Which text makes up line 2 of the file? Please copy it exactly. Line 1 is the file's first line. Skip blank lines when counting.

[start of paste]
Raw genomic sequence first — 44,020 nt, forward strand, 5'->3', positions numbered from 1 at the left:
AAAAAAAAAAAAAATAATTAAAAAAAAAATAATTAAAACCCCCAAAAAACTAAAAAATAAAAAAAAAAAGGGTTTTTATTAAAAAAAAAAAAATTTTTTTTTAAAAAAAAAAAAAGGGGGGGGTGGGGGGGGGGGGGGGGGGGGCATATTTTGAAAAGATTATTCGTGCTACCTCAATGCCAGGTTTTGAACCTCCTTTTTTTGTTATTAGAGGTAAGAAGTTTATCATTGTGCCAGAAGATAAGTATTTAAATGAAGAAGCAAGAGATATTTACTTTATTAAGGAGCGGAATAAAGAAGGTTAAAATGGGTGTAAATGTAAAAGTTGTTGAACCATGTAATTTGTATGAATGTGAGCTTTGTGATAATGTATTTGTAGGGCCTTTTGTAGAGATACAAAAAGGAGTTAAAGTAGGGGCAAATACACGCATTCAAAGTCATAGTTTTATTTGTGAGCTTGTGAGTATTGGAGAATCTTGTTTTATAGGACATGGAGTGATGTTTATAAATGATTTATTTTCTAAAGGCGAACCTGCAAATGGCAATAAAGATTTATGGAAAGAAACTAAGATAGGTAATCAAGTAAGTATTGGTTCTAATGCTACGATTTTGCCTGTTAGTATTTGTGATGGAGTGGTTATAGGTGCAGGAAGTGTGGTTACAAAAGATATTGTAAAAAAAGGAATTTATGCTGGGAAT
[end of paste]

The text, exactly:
AAAAAAAAAAAAAATAATTAAAAAAAAAATAATTAAAACCCCCAAAAAACTAAAAAATAAAAAAAAAAAGGGTTTTTATTAAAAAAAAAAAAATTTTTTTTTAAAAAAAAAAAAAGGGGGGGGTGGGGGGGGGGGGGGGGGGGGCATATTTTGAAAAGATTATTCGTGCTACCTCAATGCCAGGTTTTGAACCTCCTTTTTTTGTTATTAGAGGTAAGAAGTTTATCATTGTGCCAGAAGATAAGTATTTAAATGAAGAAGCAAGAGATATTTACTTTATTAAGGAGCGGAATAAAGAAGGTTAAAATGGGTGTAAATGTAAAAGTTGTTGAACCATGTAATTTGTATGAATGTGAGCTTTGTGATAATGTATTTGTAGGGCCTTTTGTAGAGATACAAAAAGGAGTTAAAGTAGGGGCAAATACACGCATTCAAAGTCATAGTTTTATTTGTGAGCTTGTGAGTATTGGAGAATCTTGTTTTATAGGACATGGAGTGATGTTTATAAATGATTTATTTTCTAAAGGCGAACCTGCAAATGGCAATAAAGATTTATGGAAAGAAACTAAGATAGGTAATCAAGTAAGTATTGGTTCTAATGCTACGATTTTGCCTGTTAGTATTTGTGATGGAGTGGTTATAGGTGCAGGAAGTGTGGTTACAAAAGATATTGTAAAAAAAGGAATTTATGCTGGGAAT